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  32. Ethnographies of Moral Reasoning: Living Paradoxes of a Global Age.Karen Margaret Sykes (ed.) - 2009 - Palgrave-Macmillan.
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  33. .Kiril Temkov - 2009
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  34. Charity : Conversations About Need and Greed.Soumhya Venkatesan - 2009 - In Karen Margaret Sykes (ed.), Ethnographies of Moral Reasoning: Living Paradoxes of a Global Age. Palgrave-Macmillan. pp. 67.
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  35. Hegel Knits.Jami L. Anderson - 2008 - APA Newsletter of Feminism and Philosophy.
    Although typical arguments for knitting are that it is useful, therapeutic or the latest trend, I argue that knitting can play a life-changing part in the creation of a person’s self. Knitting can be a genuinely powerful activity, one worthy of respect and admiration.
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  36. La Densidad del Alma.Juan Manuel Díaz-Torres (ed.) - 2007 - Valencia, España: Edicep.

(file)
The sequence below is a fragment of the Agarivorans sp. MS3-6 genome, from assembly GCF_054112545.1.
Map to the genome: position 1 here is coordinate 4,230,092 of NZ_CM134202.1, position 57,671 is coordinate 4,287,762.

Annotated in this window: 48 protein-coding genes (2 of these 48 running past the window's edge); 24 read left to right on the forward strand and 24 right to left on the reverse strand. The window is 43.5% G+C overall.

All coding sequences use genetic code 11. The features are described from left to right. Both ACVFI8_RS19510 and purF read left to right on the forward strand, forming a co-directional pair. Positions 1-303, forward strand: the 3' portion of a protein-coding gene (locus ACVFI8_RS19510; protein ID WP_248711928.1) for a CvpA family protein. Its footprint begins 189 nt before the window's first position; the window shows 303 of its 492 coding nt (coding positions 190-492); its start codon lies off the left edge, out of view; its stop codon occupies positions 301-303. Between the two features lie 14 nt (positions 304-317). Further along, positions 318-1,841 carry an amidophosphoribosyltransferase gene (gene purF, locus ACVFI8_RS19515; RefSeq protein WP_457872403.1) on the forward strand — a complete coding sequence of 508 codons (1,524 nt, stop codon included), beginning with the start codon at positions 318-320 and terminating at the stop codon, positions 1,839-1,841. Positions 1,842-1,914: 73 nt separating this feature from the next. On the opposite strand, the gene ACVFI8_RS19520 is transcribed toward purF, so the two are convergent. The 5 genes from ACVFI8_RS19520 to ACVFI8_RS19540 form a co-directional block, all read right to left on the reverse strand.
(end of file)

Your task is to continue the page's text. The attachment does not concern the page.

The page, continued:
Dos inquietudes han determinado las palabras que componen la presente obra. La primera es de raigambre filosófica, y se refiere a la necesidad de clamar por la unidad de la persona en un período histórico como el actual caracterizado por profundas escisiones en sus dimensiones constitutivas. La segunda inquietud es de orden pedagógico, dado que la restitución de la persona ha de pasar por una educación interior que, recogiendo la totalidad de las dimensiones de aquélla, puedan verterse al todo social (...)
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  37. The Role of the Educator in the Just Society.Oxenberg Richard - 2007 - CAEC 12.
    In this brief article I reflect on our culture's moral ambiguity, as reflected in the popularity of such shows as The Sopranos, and argue for the need for a morally attuned philosophical education to address it.
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  38. Radical Hope: Ethics in the Face of Cultural Devastation.Jonathan Lear - 2006 - Harvard University Press.
    After this, nothing happened -- Ethics at the horizon -- Critique of abysmal reasoning.
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  39. Teoria Dell'etica.Bruno Gianni - 2005 - Firenze Atheneum.
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  40. Xin Shi Qi Nong Cun Dao de Jian She Yan Jiu.Jianrong Liu - 2004 - Zhongguo She Hui Ke Xue Chu Ban She.
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  41. Ethics and Anthropology: Facing Future Issues in Human Biology, Globalism, and Cultural Property.Anne-Marie E. Cantwell, Eva Friedlander & Madeleine Lorch Tramm (eds.) - 2000 - New York Academy of Sciences.
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  42. The Good, the Bad, and the Beautiful: Discourse About Values in Yoruba Culture.Barry Hallen - 2000 - Indiana University Press.